• Ecstatic for Eryngos

    I have no idea what eryngo means, beyond just a vernacular permutation of the botanical Eryngium.  But I do know what they are–fantastic garden plants.

    Who can’t help but love eryngos?  They boast bristly, pokey texture like nothing else can.  Despite the fact that in Zone 5 I’m on the short-end of the evolutionary stick (there are nearly 300 species in the genus with a diversity center in Central and South America), I keep trying, experimenting, and enjoying the survivors.

    Today I wanted to share with you my feelings about a recent addition to the garden, Eryngium planum ‘Blue Hobbit’.  Smart-looking and adorably dwarf, this eryngo sends up 10″ bloom stalks from a basal rosette of blue-tinted, lettuce-like leaves.  Petaloid bracts subtend a conical cluster of many ranked, stemless flowers which last for several days to a week.  The staying power of all the eryngos comes from those colored bracts, which last for many weeks thanks to their leaf-like cellular structure (kind of like hellebores).  I’m in love with the plant’s overall steely blue cast and the exceptionally coarse texture it contributes to the vignette.  I’ve got them paired with several sedums (including the blue-gray Sedum telephium ssp. ruprechtii ‘Hab Gray’) and underplanted with a mat of Thymus serpyllum ‘Magic Carpet’. 

    You can purchase ‘Blue Hobbit’ from Garden Crossings or ForestFarm.

    eryngium  eryngiumcombo

4 Responsesso far.

  1. Ken Druse says:

    I lost my favorite — Eryngium ‘Blau Kappa’, but in its stead, fifty seedlings that have turned out to be true and BLUE. These are the bluest, and a favorite of pollinators — half-dozen different bees, steel-blue wasps, black wasps, burnt orange wasps — all too busy to even notice me.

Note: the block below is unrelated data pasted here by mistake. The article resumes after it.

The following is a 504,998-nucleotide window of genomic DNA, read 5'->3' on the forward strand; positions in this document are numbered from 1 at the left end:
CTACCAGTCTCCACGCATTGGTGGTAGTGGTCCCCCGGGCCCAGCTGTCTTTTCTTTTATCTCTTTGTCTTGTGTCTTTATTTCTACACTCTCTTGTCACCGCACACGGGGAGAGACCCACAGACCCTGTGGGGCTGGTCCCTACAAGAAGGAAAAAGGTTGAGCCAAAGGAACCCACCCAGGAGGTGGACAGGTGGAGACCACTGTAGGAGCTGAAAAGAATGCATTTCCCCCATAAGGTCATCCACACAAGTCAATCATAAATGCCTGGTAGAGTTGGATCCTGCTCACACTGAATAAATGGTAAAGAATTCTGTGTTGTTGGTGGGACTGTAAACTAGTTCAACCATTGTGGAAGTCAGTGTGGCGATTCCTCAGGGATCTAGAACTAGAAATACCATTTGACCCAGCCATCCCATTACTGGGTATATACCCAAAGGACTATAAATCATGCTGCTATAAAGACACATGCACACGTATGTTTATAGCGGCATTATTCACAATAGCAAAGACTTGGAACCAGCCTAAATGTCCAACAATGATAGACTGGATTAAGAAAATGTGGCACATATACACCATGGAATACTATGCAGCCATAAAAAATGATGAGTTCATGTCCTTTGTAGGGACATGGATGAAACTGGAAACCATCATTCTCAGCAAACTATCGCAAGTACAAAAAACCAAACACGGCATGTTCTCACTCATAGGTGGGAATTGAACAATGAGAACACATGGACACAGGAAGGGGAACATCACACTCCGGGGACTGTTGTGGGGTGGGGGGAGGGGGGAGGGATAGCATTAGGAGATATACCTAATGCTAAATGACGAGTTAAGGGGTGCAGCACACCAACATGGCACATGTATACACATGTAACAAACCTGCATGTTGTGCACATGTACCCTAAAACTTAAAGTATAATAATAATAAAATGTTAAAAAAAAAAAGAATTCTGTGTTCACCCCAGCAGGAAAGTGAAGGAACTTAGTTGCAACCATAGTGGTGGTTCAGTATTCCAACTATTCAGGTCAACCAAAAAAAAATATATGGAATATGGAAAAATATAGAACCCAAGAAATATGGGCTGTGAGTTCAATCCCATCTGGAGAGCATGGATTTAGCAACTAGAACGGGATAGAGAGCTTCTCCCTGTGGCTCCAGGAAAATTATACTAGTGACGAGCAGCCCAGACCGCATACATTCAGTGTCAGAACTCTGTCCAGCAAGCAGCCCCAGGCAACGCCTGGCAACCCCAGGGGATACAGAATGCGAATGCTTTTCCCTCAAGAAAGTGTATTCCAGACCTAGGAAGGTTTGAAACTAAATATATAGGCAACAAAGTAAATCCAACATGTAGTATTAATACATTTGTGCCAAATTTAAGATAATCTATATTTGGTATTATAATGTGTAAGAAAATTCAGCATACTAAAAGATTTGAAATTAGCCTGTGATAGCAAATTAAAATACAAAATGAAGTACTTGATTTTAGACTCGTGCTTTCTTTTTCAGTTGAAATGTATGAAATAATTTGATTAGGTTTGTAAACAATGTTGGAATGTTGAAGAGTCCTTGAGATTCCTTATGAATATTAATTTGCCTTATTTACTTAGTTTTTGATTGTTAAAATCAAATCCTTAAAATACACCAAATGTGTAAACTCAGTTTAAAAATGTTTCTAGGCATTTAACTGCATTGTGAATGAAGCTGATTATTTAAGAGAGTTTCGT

2. kdnblog says:

    I’ve only seen pics of ‘Blaukappe’ but have never grown it. Your blue seedlings sound superb though! I second the observation regarding pollinators. The little wasps today, as they have for the last two weeks, swarmed the mass of eryngos.

  3. Maria Snow says:

    I’ve never grown Eryngium but they look beautiful! I live in Zone 5 too. How many different ones can I grow?

  4. kdnblog says:

    Hi Maria!

    Thanks for commenting. Surely you should try Eryngium yuccifolium, the rattlesnake master native to the eastern 2/3rds of North America. Very tough, durable, and long-lived. Great silvery color. There are other native eryngos, but this would be the most readily available. You could also try other cultivars of E. planum. Friends of mine grow a lovely cultivar called ‘Blue Glitter’ that looks nice. Ken Druse mentions ‘Blaukappe’ (Blue Cap) in his comment above. Though I’ve killed the first two I tried, ‘Jade Frost’ glows with creamy pink variegation that most prominently displays during cool nights (ie-spring and fall for best show). Enjoy eryngos!

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